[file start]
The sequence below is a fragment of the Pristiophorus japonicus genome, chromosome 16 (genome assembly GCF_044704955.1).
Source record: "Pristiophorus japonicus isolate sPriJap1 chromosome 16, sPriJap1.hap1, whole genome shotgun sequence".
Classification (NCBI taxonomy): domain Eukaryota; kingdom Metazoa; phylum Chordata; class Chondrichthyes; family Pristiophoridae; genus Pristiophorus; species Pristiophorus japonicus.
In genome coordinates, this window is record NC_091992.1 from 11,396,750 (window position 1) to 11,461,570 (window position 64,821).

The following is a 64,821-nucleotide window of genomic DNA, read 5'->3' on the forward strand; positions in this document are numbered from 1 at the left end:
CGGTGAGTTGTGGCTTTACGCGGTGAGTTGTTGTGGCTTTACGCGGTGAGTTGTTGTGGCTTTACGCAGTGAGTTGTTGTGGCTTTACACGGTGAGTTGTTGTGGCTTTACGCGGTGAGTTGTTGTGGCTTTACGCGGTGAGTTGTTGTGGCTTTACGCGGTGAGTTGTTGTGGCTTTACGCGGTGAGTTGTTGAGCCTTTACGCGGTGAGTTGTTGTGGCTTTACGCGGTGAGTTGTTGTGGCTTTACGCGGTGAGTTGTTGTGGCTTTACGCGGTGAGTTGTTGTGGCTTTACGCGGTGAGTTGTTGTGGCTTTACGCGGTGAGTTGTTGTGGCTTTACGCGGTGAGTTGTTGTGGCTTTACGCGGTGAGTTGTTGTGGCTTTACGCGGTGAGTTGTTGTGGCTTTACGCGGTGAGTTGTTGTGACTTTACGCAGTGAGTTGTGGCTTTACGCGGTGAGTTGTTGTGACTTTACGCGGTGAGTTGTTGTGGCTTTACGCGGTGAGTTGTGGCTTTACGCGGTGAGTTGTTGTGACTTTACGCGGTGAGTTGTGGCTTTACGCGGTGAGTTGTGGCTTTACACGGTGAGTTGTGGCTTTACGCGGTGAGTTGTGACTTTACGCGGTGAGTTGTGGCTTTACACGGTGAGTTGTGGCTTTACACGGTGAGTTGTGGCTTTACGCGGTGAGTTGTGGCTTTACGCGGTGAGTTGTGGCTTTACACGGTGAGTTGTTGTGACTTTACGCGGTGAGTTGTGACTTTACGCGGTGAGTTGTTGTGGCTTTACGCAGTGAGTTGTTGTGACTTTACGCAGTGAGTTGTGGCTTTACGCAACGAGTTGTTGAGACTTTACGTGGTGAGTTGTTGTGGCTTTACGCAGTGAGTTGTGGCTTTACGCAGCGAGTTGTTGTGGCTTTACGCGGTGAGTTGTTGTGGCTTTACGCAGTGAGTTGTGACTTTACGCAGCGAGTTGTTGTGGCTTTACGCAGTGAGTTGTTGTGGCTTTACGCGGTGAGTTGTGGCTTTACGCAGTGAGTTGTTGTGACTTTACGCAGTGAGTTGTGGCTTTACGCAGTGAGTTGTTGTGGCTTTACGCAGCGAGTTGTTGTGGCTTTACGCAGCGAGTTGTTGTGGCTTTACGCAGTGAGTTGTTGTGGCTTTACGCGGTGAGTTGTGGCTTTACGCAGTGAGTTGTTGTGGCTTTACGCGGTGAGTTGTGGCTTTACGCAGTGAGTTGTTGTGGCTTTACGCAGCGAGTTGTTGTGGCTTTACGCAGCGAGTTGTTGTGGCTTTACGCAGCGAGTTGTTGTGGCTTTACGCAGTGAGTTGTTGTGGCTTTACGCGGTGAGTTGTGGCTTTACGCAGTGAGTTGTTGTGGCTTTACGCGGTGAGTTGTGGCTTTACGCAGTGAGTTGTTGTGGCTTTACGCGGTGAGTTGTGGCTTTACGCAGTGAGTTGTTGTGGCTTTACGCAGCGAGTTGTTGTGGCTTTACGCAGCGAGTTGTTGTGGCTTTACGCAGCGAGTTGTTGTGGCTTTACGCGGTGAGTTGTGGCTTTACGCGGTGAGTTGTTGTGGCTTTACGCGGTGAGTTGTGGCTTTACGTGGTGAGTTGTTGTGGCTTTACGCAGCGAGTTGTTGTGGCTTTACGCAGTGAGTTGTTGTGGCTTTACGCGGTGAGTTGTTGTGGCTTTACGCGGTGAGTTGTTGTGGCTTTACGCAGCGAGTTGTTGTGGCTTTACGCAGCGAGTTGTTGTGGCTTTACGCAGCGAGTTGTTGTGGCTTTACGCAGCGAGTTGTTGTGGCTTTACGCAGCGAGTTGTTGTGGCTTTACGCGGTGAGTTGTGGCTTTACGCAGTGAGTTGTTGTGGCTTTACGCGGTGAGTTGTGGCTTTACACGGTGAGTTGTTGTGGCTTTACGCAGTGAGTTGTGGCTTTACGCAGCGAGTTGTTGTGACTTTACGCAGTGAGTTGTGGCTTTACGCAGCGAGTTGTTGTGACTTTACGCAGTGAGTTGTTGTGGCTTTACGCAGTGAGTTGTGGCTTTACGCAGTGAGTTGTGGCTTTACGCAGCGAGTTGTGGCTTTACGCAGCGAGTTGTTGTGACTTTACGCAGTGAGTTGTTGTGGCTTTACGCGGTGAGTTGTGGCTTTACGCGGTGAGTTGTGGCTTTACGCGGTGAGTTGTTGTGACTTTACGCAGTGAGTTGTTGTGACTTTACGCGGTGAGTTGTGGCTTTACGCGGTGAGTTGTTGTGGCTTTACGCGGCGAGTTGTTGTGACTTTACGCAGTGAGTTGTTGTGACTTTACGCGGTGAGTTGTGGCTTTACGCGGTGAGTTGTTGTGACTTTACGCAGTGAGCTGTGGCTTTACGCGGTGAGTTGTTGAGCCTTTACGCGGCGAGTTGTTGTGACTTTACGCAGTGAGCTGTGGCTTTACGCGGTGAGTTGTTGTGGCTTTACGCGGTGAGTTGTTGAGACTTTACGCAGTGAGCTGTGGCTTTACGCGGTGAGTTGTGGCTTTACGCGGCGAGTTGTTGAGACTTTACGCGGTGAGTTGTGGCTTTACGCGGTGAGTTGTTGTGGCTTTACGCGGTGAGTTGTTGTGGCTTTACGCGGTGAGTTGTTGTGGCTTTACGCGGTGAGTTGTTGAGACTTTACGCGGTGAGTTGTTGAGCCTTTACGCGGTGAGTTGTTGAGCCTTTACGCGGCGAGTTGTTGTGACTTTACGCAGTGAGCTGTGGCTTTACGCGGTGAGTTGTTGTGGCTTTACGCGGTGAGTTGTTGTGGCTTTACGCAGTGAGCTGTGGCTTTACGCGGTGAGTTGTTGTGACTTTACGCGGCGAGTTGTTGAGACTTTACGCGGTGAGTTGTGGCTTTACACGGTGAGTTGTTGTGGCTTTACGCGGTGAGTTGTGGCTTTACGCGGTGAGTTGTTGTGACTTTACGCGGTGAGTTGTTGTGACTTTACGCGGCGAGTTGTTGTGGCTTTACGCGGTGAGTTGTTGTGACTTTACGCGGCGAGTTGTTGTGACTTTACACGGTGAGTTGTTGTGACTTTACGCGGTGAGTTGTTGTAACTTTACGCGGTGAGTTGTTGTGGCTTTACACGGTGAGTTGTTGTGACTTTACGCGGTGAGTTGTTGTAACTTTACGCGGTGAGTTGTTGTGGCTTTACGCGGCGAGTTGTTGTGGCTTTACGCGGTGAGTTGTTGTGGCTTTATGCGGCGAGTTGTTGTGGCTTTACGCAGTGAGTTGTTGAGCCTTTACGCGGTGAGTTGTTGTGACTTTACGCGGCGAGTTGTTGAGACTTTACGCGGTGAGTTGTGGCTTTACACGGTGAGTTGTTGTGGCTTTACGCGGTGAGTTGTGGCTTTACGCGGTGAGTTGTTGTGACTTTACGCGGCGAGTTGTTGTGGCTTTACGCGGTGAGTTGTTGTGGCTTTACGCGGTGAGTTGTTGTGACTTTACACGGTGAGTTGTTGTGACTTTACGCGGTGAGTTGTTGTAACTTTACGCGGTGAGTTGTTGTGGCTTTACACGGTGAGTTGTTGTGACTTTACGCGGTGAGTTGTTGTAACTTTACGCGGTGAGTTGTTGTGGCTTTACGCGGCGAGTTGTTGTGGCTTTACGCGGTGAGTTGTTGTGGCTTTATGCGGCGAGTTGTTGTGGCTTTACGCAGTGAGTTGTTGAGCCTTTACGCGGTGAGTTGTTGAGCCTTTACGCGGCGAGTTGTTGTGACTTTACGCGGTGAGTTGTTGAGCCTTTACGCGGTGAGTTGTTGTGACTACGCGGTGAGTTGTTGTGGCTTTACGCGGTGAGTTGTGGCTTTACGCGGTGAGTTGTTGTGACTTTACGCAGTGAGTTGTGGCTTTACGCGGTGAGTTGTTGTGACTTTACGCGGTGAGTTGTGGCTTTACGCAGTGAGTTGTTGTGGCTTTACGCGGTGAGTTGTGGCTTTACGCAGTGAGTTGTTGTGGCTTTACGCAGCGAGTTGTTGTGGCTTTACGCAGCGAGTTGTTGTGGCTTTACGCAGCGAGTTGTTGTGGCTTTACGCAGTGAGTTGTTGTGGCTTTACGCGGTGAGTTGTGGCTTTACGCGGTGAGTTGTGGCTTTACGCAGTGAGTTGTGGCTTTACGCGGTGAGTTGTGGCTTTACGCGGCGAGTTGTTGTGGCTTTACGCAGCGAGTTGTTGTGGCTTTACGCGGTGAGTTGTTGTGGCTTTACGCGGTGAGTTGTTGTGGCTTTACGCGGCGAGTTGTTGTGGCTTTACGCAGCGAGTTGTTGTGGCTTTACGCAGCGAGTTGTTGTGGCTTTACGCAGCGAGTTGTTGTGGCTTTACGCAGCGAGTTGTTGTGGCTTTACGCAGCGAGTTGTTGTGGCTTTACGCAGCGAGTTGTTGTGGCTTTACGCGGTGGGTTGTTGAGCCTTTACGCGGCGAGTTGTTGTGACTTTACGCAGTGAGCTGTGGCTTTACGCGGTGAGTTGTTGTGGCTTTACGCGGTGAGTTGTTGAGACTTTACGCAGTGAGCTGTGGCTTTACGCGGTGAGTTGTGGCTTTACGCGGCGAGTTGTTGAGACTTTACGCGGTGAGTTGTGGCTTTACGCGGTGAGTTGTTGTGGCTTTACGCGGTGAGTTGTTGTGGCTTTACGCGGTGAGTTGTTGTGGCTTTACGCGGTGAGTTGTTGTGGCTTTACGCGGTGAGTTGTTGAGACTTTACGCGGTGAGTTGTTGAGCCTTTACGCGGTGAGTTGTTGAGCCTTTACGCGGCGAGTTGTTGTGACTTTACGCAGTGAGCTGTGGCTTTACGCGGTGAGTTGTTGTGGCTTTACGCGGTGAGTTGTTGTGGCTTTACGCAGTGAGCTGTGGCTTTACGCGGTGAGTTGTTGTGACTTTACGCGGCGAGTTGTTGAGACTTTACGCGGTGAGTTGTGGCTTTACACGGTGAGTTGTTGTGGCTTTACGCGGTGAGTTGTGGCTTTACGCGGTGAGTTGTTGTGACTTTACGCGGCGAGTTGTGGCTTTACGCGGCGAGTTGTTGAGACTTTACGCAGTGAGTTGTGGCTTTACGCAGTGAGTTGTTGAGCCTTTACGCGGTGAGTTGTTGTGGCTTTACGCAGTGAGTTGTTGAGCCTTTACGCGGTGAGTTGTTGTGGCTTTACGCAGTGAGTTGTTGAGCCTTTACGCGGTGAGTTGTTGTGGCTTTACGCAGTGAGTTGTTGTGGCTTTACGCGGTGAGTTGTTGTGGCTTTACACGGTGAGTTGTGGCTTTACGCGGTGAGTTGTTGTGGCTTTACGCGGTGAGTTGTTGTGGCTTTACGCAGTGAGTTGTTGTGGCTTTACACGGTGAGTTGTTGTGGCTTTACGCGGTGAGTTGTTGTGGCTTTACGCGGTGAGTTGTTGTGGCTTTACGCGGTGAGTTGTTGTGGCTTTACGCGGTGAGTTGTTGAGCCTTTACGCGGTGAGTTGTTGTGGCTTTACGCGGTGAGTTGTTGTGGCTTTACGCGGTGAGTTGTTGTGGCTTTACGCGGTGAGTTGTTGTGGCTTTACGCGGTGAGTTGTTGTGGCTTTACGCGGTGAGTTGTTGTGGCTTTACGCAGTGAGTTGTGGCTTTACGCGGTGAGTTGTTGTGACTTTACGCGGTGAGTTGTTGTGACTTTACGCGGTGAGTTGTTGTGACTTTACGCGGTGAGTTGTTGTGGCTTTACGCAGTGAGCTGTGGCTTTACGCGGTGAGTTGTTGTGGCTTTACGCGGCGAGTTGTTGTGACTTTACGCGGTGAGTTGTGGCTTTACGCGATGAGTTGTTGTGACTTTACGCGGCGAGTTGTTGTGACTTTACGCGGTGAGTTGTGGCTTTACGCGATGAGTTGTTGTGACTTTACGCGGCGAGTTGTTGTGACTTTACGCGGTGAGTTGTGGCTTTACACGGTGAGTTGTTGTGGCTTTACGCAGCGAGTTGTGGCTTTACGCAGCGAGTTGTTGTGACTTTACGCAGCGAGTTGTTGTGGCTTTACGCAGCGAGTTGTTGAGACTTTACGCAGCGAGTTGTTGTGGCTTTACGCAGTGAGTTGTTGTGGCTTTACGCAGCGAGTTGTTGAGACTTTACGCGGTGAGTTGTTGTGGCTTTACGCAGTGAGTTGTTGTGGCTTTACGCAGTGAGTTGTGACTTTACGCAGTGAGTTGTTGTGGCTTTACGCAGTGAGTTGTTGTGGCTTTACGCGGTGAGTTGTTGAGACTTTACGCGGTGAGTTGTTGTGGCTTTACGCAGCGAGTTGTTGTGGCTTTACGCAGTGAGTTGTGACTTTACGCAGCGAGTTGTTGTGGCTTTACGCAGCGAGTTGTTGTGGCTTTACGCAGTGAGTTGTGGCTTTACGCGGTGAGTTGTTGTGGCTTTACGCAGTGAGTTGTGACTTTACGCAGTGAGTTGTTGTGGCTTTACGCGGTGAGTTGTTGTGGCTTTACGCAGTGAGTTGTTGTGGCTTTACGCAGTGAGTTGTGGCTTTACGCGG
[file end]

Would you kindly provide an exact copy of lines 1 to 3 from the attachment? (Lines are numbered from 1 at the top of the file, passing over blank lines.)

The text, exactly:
The sequence below is a fragment of the Pristiophorus japonicus genome, chromosome 16 (genome assembly GCF_044704955.1).
Source record: "Pristiophorus japonicus isolate sPriJap1 chromosome 16, sPriJap1.hap1, whole genome shotgun sequence".
Classification (NCBI taxonomy): domain Eukaryota; kingdom Metazoa; phylum Chordata; class Chondrichthyes; family Pristiophoridae; genus Pristiophorus; species Pristiophorus japonicus.